I don't remember much about that either, other than being in the Emergency for days due to a shortage of beds. There were a few men and women, doctors I guess, who asked me a lot of questions. They decided to send my to another hosptital, about 45 minutes northeast of my city. They had a bed available, and were willing to take me. Don't remember much about that either, other than being allowed out and bumming a smoke from a bunch of teenagers.

Things stay pretty hazy until early January, when I finally meet with my first psychiatrist. After a couple of sessions, he concurs with the other psychiatrists and diagnoses me with Major Depressive Disorder (Melancholic), Persistent Depressive Disorder, and Generalized Anxiety Disorder, in addition to PTSD (previously diagnosed). I was prescribed Ciprolex, at 20mg per day. Things seemed to be going OK, the worst of the depression seemed to ease and the suicidal ideation was gone. I don't recall when I last saw my psychiatrist, sometime in the summer of 2017. I do remember he decided we didn't need to set up another appointment, but told me to call if any problems came up.

The next 2 years are a patchwork of memories. I was intent on trying to find a job, the psychiatrist had given me the OK to do so, and had a list of restrictions. No more than 24 hours per week, no shifts over 4 hours, no dispatching, no high-pressure. This was after 2 years out of the workforce. Over the next 18 months or so, I sent literally hundreds of resumes out. And got exactly zero responses. I was also cycling very fast, a couple of weeks, sometimes as much 3 or 4, without depression, followed by deep depressions lasting anywhere from 4 to 6 weeks.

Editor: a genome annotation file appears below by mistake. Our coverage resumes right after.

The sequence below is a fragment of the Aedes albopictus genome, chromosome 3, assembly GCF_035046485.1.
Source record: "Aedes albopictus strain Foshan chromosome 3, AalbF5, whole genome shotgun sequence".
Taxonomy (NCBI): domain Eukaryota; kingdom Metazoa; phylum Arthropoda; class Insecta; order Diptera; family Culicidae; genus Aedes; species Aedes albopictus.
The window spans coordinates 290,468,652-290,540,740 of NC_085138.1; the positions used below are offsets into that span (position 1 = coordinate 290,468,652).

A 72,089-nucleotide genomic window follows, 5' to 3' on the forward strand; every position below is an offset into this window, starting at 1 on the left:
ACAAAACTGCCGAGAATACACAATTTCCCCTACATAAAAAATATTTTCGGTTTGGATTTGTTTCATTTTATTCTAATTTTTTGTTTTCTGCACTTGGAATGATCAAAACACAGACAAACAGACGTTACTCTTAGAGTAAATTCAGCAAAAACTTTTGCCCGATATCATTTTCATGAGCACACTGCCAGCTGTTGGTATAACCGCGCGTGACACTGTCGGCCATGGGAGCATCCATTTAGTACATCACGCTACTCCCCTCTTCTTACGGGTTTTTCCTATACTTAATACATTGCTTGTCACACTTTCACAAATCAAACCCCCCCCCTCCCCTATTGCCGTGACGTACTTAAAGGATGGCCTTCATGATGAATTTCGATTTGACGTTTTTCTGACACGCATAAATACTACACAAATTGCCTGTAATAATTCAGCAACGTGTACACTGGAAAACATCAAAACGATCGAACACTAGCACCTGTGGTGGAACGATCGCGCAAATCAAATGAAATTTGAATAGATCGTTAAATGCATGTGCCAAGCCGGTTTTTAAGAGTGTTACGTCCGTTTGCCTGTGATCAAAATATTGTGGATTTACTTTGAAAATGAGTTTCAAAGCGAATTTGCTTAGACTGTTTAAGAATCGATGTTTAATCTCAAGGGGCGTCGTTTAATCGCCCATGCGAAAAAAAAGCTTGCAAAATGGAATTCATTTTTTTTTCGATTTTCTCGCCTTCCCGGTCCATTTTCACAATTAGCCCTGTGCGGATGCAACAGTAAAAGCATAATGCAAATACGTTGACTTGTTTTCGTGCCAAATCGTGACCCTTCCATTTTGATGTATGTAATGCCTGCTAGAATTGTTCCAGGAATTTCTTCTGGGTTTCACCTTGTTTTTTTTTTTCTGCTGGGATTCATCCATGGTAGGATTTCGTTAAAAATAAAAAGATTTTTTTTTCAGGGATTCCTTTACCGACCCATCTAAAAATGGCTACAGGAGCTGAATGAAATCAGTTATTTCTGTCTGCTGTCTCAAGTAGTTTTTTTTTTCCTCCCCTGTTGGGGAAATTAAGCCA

I think it was in early February, but might have been early March, there was some problem with renewing my prescription. My memory becomes extremely fragmentary, but it would seem that I crashed off of ciprolex. My first clear memory was just after Canada Day (1 July). I do remember being surprised it was July as my last clear memory involved trudging through snow. This was a new experience for me, as previously, my memory was OK when not depressed, and totally absent during the worst of the depressive episodes. There were still problems with my working memory, and details like dates or days of the week just won't stick anymore, even during the non-depressed times.

Things seemed OK to me, even though I was no longer medicated. Even the anxiety, which was usually pretty intense, seemed more manageable. I decided to continue my job search. This was just as successful as my previous attempts. The depression was starting to set back in. At the end of September 2019, disaster struck. I received a package by registered mail from the provincial disability program that provides me with financial assisstance. Now, intially, I wasn't too worried about this. I figured that a quick call and a visit or 2 with my psychiatrist would get this sorted out. Instead, I learned that because I hadn't seen my psychiatrist in 2 years, I had been dropped from the patient list. My anxiety was off the charts, and went into a severe depression that lasted from mid-October to the start of January. I had gotten an extension, as I had to find a doctor to help with the forms they had sent.